Naoko Tanese from New York University School of Medicine outlines their work around Huntington’s disease (HD) and new targets for therapeutic intervention
Huntington’s disease (HD) is a rare hereditary neurodegenerative disease that strikes patients in mid-life. American physician George Huntington first described the disease in 1872 after seeing affected residents in East Hampton, New York. Patients generally experience a progressive decline in cognitive, psychiatric, and motor functions. The disease is fatal. In 1993 an international team of scientists discovered the gene that causes the disease. Despite years of intense research, no cures or treatments to delay the onset or prevent the progression of the disease are available.
HD is caused by an inherited dominant mutation in the Huntingtin gene, HTT. This means an offspring of a parent who carries a mutant HTT gene has a 50% chance of inheriting the mutant gene. The mutation results in an increased number of repeats (greater than 40) of the amino acid glutamine in the encoded Huntingtin protein (HTT).
A normal HTT protein has between 7 and 35 glutamines. Increased number of glutamine repeats changes the property of the protein and renders it toxic to cells. The HTT protein is present throughout the body and throughout life. However, mutant HTT is toxic to select cells. Postmortem examination of the brains of affected individuals shows massive cell loss in certain parts of the brain, leaving other cells and tissues intact. This indicates that some neurons are particularly sensitive to the toxic effects of mutant HTT.
The normal HTT protein has been implicated in many cellular functions. However, we have an incomplete understanding of how mutant HTT causes the disease. A better understanding of the functions of the normal and mutant HTT protein is paramount if effective therapies or cures are to be developed.
Proteins made in cells maintain certain structures dictated by their biochemical and biophysical properties. This is referred to as protein folding. When proteins misfold, they often lose their normal functions. Cells have developed elaborate mechanisms to remove such aberrant, misfolded proteins. This protects the cells from potentially harmful effects of misfolded proteins.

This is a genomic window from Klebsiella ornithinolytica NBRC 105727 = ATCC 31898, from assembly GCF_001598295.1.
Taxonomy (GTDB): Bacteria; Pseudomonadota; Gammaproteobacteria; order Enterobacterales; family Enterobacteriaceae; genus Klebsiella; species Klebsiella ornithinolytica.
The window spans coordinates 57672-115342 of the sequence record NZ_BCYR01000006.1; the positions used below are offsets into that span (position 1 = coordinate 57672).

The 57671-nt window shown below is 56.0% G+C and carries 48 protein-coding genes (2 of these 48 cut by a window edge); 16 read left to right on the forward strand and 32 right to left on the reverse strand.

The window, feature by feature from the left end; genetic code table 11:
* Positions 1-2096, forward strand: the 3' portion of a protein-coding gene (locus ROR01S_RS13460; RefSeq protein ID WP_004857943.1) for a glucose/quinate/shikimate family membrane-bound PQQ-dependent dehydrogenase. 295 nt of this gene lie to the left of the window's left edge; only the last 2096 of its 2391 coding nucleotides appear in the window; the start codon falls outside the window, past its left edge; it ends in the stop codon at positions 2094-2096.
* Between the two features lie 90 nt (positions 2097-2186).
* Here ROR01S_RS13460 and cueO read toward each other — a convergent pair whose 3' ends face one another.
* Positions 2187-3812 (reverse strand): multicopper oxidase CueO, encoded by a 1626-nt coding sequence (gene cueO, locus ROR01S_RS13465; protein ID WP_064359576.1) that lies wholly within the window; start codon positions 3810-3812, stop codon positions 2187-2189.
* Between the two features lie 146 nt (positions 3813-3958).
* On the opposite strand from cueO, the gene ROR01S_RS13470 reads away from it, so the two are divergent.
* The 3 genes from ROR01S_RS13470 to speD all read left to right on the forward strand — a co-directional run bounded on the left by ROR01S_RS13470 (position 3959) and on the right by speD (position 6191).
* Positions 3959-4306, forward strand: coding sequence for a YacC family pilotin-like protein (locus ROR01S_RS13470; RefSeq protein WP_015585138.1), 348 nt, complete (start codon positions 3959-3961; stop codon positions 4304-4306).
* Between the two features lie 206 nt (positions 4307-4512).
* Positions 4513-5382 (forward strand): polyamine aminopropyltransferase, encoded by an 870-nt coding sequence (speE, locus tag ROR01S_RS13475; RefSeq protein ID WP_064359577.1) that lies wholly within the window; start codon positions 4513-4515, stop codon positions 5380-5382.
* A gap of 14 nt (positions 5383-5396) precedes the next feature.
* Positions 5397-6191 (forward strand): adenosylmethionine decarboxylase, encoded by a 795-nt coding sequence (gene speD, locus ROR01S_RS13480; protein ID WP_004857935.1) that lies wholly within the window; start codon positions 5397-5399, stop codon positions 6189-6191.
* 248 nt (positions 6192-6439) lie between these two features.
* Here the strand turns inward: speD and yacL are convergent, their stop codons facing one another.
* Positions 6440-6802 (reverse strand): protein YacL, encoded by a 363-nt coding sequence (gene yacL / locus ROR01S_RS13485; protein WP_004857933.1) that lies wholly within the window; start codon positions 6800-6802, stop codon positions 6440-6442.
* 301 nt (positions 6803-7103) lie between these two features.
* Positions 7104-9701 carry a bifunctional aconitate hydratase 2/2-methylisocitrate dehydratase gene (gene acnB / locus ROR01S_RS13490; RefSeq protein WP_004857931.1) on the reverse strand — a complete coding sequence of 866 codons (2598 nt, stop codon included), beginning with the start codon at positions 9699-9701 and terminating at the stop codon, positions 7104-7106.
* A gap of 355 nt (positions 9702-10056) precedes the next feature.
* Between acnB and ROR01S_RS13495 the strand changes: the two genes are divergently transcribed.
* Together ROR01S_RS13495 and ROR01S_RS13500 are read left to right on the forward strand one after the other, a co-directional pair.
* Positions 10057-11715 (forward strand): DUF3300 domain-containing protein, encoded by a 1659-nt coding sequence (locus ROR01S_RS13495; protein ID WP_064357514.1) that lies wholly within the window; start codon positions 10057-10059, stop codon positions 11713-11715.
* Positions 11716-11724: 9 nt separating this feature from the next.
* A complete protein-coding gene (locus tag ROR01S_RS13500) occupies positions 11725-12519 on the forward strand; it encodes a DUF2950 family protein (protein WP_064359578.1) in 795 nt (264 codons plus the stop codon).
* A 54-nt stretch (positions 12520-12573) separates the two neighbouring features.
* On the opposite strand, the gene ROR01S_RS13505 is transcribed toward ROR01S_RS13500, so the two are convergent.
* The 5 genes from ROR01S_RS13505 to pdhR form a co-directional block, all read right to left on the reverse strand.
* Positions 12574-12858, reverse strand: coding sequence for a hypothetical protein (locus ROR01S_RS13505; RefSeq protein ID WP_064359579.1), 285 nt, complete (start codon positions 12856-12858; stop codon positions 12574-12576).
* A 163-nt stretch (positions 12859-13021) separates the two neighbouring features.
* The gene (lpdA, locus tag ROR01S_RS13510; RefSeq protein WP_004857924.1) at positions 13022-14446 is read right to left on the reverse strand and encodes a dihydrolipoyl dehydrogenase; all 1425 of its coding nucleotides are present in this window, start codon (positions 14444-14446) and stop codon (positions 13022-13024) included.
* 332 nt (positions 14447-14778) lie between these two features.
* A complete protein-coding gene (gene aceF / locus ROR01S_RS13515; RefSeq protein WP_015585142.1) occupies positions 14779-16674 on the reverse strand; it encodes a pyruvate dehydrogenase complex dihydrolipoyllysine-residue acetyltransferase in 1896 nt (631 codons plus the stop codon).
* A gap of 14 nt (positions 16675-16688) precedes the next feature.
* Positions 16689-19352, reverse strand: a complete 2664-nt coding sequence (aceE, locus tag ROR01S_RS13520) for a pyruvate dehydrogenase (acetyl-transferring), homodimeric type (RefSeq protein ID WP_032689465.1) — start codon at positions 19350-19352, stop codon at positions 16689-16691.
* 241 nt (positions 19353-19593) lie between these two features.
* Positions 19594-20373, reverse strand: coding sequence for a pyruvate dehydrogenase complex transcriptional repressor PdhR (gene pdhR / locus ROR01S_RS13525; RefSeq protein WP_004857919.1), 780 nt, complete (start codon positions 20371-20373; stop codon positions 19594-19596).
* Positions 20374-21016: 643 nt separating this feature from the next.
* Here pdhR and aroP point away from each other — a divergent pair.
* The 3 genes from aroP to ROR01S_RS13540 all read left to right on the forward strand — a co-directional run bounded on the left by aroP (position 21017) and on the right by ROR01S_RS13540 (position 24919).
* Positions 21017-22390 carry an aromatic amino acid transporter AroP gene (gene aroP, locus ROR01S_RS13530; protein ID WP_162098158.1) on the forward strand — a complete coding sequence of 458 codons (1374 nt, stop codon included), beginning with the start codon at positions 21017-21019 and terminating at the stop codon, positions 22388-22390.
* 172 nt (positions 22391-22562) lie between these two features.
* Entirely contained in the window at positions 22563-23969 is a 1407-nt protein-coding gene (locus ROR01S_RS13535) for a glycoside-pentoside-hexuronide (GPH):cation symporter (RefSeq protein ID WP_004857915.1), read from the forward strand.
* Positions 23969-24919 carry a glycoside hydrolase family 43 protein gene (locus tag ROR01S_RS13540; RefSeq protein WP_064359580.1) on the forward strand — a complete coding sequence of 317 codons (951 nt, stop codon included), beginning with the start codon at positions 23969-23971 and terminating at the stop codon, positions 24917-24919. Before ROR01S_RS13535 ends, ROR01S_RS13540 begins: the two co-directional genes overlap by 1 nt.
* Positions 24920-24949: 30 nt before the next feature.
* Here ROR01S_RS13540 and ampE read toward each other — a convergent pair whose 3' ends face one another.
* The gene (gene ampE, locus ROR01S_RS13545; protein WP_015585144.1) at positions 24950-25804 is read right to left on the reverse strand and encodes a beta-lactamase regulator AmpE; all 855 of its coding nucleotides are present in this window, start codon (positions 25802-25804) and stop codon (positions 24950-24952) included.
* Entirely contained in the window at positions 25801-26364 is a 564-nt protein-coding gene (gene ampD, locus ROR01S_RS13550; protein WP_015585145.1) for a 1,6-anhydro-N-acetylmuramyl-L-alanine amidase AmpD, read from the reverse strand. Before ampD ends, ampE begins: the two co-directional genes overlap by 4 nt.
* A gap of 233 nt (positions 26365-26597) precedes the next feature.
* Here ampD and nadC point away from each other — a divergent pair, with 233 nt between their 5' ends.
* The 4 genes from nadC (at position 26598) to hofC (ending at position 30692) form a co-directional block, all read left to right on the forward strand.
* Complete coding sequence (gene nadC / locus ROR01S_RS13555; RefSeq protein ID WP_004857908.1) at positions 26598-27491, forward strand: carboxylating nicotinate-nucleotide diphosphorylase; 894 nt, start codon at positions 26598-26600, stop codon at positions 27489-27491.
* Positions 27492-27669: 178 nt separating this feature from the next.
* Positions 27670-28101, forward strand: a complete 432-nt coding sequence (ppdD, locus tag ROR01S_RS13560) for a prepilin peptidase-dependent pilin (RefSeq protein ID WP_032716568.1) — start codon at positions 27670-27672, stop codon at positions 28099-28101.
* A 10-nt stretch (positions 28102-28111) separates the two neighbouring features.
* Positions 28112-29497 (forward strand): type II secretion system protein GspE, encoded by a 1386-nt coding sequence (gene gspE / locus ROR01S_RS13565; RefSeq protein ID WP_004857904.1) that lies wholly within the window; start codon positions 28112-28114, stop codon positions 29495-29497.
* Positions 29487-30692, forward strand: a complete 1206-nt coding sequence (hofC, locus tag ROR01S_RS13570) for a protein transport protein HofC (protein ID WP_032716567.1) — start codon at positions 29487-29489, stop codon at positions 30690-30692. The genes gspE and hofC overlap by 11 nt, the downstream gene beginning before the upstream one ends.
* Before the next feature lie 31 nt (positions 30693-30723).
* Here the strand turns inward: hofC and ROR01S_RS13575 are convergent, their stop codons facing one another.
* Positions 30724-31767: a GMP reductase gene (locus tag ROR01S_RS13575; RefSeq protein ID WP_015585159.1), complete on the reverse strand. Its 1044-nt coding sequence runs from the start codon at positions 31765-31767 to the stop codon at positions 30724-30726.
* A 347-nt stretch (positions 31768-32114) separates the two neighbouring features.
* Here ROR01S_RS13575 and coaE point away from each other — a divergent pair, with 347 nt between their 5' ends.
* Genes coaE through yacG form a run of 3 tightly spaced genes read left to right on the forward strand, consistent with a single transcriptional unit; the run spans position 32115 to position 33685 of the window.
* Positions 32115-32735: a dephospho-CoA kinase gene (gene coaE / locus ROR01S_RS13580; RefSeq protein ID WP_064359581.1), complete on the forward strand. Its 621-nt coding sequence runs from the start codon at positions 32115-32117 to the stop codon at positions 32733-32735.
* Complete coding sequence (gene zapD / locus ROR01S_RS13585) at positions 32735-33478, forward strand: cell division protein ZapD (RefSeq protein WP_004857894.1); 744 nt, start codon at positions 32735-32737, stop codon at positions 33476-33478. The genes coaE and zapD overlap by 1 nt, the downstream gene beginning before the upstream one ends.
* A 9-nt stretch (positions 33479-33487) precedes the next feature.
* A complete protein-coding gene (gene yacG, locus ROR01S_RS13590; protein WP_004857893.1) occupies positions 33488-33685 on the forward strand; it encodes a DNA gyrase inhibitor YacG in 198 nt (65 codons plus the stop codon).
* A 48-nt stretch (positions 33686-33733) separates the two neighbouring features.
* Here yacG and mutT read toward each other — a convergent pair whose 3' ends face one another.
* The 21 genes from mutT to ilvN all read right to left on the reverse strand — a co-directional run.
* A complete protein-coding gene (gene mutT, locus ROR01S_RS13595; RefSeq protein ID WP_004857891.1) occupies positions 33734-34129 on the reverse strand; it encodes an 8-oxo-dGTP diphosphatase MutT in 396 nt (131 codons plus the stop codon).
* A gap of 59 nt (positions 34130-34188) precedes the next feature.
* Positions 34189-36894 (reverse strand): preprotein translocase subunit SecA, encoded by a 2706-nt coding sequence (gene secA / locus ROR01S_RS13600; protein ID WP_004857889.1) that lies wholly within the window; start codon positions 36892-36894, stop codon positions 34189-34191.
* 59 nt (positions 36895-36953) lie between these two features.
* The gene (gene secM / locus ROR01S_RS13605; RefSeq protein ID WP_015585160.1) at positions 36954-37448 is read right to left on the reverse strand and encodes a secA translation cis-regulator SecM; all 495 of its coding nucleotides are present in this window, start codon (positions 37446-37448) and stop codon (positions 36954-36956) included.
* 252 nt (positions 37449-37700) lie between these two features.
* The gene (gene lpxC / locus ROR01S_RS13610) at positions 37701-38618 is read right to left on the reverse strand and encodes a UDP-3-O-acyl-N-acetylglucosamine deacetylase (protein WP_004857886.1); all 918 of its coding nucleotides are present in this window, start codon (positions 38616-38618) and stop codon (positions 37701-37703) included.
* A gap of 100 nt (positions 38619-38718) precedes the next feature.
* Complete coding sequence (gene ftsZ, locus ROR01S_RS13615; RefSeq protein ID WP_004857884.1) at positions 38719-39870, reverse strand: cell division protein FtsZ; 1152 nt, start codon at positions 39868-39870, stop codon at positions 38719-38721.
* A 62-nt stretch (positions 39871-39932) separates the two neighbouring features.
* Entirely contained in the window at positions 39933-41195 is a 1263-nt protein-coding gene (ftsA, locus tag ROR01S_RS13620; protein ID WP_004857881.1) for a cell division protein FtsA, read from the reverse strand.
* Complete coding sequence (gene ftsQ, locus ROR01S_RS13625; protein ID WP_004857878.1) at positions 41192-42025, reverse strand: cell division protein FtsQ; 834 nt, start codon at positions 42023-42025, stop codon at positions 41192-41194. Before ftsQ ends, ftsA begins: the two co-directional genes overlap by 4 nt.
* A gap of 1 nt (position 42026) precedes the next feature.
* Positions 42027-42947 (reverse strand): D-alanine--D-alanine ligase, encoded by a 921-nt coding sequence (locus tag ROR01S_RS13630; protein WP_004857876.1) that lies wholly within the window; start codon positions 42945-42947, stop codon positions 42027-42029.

However, misfolded proteins can accumulate over time and form irreversible aggregates that impair cellular homeostasis. These aggregates are a hallmark of many neurodegenerative diseases. They are found in postmortem brain tissues of affected individuals. Age-associated diseases such as Alzheimer’s disease, are linked to protein misfolding. HD is also considered a protein misfolding disease although many other mechanisms are thought to play a role in the disease pathogenesis.
Decades of research have uncovered intriguing properties of different types of protein aggregates, some of which are RNA-protein granules found in normal cells. Each granule appears to have distinct properties and its formation is driven by specific sets of proteins and RNA. Some granules are formed in response to stress. This mechanism serves to halt energy-consuming cellular activities, by sequestering proteins involved in key biochemical processes. Upon removal of the stress, granules disassemble and the released proteins resume their normal functions.
Interestingly, mutant proteins linked to several neurodegenerative diseases have been located within these types of granules. They include mutant RNA binding proteins associated with amyotrophic lateral sclerosis, spinal muscular atrophy, and fragile X syndrome. These RNA binding proteins normally play a role in RNA transport, translation of RNA to make proteins, and formation of RNA-protein complexes.